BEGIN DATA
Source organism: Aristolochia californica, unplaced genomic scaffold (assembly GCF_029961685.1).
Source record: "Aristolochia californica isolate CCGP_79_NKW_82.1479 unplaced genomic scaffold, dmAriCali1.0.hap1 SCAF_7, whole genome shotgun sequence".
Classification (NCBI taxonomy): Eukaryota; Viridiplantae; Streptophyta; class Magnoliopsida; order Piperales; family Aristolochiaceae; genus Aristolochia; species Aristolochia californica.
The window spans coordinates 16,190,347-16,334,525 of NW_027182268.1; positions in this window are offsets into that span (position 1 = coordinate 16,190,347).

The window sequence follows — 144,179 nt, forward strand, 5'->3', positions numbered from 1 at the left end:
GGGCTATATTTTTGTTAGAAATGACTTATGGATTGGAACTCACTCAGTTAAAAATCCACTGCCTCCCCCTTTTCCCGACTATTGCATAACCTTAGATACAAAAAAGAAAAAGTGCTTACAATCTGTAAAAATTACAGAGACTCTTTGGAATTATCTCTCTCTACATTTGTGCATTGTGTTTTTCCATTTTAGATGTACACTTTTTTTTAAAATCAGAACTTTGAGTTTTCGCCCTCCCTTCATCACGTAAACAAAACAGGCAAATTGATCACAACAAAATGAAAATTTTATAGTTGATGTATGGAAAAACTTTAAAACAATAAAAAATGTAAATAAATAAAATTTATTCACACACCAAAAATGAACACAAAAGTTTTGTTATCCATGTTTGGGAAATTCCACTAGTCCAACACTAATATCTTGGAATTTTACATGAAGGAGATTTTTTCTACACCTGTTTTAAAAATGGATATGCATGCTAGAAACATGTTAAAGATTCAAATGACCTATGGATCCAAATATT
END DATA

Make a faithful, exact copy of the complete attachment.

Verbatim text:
Source organism: Aristolochia californica, unplaced genomic scaffold (assembly GCF_029961685.1).
Source record: "Aristolochia californica isolate CCGP_79_NKW_82.1479 unplaced genomic scaffold, dmAriCali1.0.hap1 SCAF_7, whole genome shotgun sequence".
Classification (NCBI taxonomy): Eukaryota; Viridiplantae; Streptophyta; class Magnoliopsida; order Piperales; family Aristolochiaceae; genus Aristolochia; species Aristolochia californica.
The window spans coordinates 16,190,347-16,334,525 of NW_027182268.1; positions in this window are offsets into that span (position 1 = coordinate 16,190,347).

The window sequence follows — 144,179 nt, forward strand, 5'->3', positions numbered from 1 at the left end:
GGGCTATATTTTTGTTAGAAATGACTTATGGATTGGAACTCACTCAGTTAAAAATCCACTGCCTCCCCCTTTTCCCGACTATTGCATAACCTTAGATACAAAAAAGAAAAAGTGCTTACAATCTGTAAAAATTACAGAGACTCTTTGGAATTATCTCTCTCTACATTTGTGCATTGTGTTTTTCCATTTTAGATGTACACTTTTTTTTAAAATCAGAACTTTGAGTTTTCGCCCTCCCTTCATCACGTAAACAAAACAGGCAAATTGATCACAACAAAATGAAAATTTTATAGTTGATGTATGGAAAAACTTTAAAACAATAAAAAATGTAAATAAATAAAATTTATTCACACACCAAAAATGAACACAAAAGTTTTGTTATCCATGTTTGGGAAATTCCACTAGTCCAACACTAATATCTTGGAATTTTACATGAAGGAGATTTTTTCTACACCTGTTTTAAAAATGGATATGCATGCTAGAAACATGTTAAAGATTCAAATGACCTATGGATCCAAATATT